Govt’s super changes could defeat best interests

Low balance superannuation fund members may be left worse off if the Government proceeds with legislation which would compulsorily shift their accounts to the Australian Taxation Office (ATO), according to the Association of Superannuation Funds of Australia (ASFA).

In doing so, the Government may be acting against members’ best interests.

In a submission to the Treasury, ASFA has pointed to an analysis of the relative performance of low balance accounts within superannuation funds compared to those held by the ATO and warned that members could be left worse off.

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“We consider that there needs to be careful consideration over whether it is in a member’s best interest to transfer off low balance accounts when the member only has one account and no alternative active account to which the inactive account could be transferred,” it said.

“ASFA has conducted analysis into the relative performance of low balance accounts compared with those held by the ATO and we have found that for members with balances below $6,000 they are likely to be better off if their account remains with a fund due to the higher investment returns.”

ASFA argued that members should be able to elect to maintain low balance accounts if they wish and for reasons other than maintaining an insurance benefit.

It also argued that 13 months was a relatively short time-frame for the determination of inactivity in a low-balance account and that members might have perfectly straightforward reasons for such inactivity, including maternity leave, carers’ leave and extended leave for travel or study.

“On the assumption that lack of contributions will be the primary determinant of inactivity the 13 months should be extended to two years and we note that the Productivity Commission’s draft report recommends that the lost inactivity threshold be set at two years,” the submission said. “This timeframe would provide greater assurance that the member is genuinely lost or disengaged.”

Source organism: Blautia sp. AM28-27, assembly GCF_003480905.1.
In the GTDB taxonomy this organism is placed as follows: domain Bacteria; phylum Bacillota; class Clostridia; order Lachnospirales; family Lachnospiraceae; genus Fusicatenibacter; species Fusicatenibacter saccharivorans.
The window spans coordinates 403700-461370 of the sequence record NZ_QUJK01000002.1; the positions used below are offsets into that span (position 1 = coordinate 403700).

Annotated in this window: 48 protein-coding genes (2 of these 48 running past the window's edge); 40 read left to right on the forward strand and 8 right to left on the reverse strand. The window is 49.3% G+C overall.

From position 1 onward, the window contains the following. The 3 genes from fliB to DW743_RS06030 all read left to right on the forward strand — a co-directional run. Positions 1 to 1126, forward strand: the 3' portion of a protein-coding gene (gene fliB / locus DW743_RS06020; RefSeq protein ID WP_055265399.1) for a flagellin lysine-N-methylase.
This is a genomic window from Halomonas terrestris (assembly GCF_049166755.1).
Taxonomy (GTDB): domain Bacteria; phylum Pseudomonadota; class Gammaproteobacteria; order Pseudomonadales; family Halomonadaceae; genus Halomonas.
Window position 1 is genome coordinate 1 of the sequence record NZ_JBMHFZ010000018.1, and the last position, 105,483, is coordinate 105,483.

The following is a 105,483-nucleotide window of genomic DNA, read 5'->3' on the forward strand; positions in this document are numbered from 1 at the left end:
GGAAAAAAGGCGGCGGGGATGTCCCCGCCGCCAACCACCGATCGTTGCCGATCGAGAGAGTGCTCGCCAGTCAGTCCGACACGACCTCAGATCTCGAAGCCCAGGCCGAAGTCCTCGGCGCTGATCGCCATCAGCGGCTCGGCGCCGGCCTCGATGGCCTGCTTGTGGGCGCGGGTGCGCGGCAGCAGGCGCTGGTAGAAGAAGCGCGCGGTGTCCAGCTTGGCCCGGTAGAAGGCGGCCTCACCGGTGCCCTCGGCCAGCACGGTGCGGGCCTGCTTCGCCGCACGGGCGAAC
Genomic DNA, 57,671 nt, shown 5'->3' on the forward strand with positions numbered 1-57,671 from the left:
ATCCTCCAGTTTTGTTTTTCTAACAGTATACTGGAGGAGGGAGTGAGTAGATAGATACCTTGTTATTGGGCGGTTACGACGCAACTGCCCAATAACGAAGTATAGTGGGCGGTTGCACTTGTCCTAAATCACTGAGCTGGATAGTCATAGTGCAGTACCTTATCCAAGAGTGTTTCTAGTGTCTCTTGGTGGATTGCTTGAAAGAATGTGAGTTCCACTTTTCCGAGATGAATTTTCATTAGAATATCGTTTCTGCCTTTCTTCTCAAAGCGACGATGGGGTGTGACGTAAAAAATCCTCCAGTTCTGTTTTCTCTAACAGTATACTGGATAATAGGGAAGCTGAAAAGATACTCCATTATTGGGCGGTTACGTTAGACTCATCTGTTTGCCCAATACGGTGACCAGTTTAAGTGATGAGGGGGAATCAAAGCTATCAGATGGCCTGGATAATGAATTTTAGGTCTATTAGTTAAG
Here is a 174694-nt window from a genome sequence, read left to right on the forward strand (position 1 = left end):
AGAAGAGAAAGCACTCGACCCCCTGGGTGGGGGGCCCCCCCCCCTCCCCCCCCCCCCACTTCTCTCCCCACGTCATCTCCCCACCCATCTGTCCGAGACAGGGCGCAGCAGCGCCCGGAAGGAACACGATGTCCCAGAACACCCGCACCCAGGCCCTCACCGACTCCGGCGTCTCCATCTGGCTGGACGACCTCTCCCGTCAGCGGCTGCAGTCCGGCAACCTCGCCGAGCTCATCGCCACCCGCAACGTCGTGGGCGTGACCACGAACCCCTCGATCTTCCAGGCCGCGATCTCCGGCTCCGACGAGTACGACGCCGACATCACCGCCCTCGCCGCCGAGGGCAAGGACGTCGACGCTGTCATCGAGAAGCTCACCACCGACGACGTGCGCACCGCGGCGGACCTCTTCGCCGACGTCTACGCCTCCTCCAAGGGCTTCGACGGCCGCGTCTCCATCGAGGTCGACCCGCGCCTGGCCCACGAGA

Elsewhere in its submission, ASFA pointed to the ATO’s ability to consolidate superannuation into active accounts and said this represented a compelling reason for the ATO to move the money directly from an inactive account to an active account rather than going to the ATO.

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If a superannuation member has made an informed and deliberate choice to leave an account balance open of below $6000 for the specific purpose of funding the premium cost of insurance cover that was implemented on an automatic acceptance basis when they joined the fund and they now are no longer insurable due to health status and cannot access alternative insurance cover and this account is automatically transferred to the does the Govt compensate this individual and/or their family, for the loss of financial protection when the insurance is automatically cancelled when the account is transferred to the ATO ?
This individual may have a mortgage of $200,000 and the insurance cover is being deliberately retained for the purpose of ensuring this debt is cleared in the event of death or permanent disablement thereby allowing their family to retain the house and not to lose their largest asset.
This individual has made an informed decision to allocate contributions to an alternative superannuation fund and so the sub $6000 account is no longer receiving any contributions and there has been a calculation completed that will allow the insurance premiums to be funded from this account for the next 10 years.
This member is NOT disengaged as they have DELIBERATELY made an informed decision IN THEIR BEST INTEREST !
For the Govt to even be allowed to automatically assume this member is disengaged is blatantly negligent.
The Govt do not know this person's circumstances, have not completed a fact finding analysis of what their objectives or priorities are. If an adviser were to recommend a transfer of superannuation funds without first knowing the client's circumstances and the result was a complete loss of insurance cover when the client was unable to access any further cover they would be entirely negligent and deemed to have not acted in the client's best interest.
These sweeping thought bubbles that seem to be always wholeheartedly supported by consumer groups and the plethora of "expert" commentators" who like to tag along for the warm fuzzy ride for the purpose of self promotion are highly dangerous and unacceptable.
Yes, there are small superannuation accounts that need to be consolidated, but if it is done on a mass basis , the impact to individuals or families in regard to the immediate loss of valuable insurance cover could be significant with no recourse for these individuals for compensation for the loss.
So, if every adviser is strictly bound to the best interest duty, the Govt had better have a good hard think about the process they are really going to employ so they do not leave people significantly worse off.

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